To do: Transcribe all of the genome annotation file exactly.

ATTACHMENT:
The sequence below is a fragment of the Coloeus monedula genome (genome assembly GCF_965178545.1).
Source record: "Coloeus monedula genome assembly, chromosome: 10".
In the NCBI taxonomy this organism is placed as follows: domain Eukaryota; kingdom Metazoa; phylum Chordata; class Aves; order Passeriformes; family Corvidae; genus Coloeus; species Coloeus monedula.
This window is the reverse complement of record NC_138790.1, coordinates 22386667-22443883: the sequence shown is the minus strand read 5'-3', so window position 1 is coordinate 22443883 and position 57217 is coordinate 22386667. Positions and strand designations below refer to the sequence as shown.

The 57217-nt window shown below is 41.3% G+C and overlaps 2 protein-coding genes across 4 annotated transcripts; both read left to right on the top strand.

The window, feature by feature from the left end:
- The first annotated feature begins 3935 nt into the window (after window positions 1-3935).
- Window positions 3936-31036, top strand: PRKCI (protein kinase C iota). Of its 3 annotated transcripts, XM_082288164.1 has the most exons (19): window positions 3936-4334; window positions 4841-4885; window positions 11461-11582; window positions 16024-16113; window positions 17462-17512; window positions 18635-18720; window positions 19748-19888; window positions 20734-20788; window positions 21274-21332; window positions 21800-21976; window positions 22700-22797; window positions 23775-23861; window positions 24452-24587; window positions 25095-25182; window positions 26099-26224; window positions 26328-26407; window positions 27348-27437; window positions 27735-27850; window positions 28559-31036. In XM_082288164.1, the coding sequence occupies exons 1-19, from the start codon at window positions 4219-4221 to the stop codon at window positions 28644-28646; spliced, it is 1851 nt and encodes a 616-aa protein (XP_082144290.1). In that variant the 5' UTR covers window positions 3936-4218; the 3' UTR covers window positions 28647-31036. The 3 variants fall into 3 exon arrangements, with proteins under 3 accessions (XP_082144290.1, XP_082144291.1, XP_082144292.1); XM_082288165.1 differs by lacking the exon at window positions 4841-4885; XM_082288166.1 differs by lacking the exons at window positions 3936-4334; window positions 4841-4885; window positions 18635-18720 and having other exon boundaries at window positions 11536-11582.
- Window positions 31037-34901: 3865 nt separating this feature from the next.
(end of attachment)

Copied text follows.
The sequence below is a fragment of the Coloeus monedula genome (genome assembly GCF_965178545.1).
Source record: "Coloeus monedula genome assembly, chromosome: 10".
In the NCBI taxonomy this organism is placed as follows: domain Eukaryota; kingdom Metazoa; phylum Chordata; class Aves; order Passeriformes; family Corvidae; genus Coloeus; species Coloeus monedula.
This window is the reverse complement of record NC_138790.1, coordinates 22386667-22443883: the sequence shown is the minus strand read 5'-3', so window position 1 is coordinate 22443883 and position 57217 is coordinate 22386667. Positions and strand designations below refer to the sequence as shown.

The 57217-nt window shown below is 41.3% G+C and overlaps 2 protein-coding genes across 4 annotated transcripts; both read left to right on the top strand.

The window, feature by feature from the left end:
- The first annotated feature begins 3935 nt into the window (after window positions 1-3935).
- Window positions 3936-31036, top strand: PRKCI (protein kinase C iota). Of its 3 annotated transcripts, XM_082288164.1 has the most exons (19): window positions 3936-4334; window positions 4841-4885; window positions 11461-11582; window positions 16024-16113; window positions 17462-17512; window positions 18635-18720; window positions 19748-19888; window positions 20734-20788; window positions 21274-21332; window positions 21800-21976; window positions 22700-22797; window positions 23775-23861; window positions 24452-24587; window positions 25095-25182; window positions 26099-26224; window positions 26328-26407; window positions 27348-27437; window positions 27735-27850; window positions 28559-31036. In XM_082288164.1, the coding sequence occupies exons 1-19, from the start codon at window positions 4219-4221 to the stop codon at window positions 28644-28646; spliced, it is 1851 nt and encodes a 616-aa protein (XP_082144290.1). In that variant the 5' UTR covers window positions 3936-4218; the 3' UTR covers window positions 28647-31036. The 3 variants fall into 3 exon arrangements, with proteins under 3 accessions (XP_082144290.1, XP_082144291.1, XP_082144292.1); XM_082288165.1 differs by lacking the exon at window positions 4841-4885; XM_082288166.1 differs by lacking the exons at window positions 3936-4334; window positions 4841-4885; window positions 18635-18720 and having other exon boundaries at window positions 11536-11582.
- Window positions 31037-34901: 3865 nt separating this feature from the next.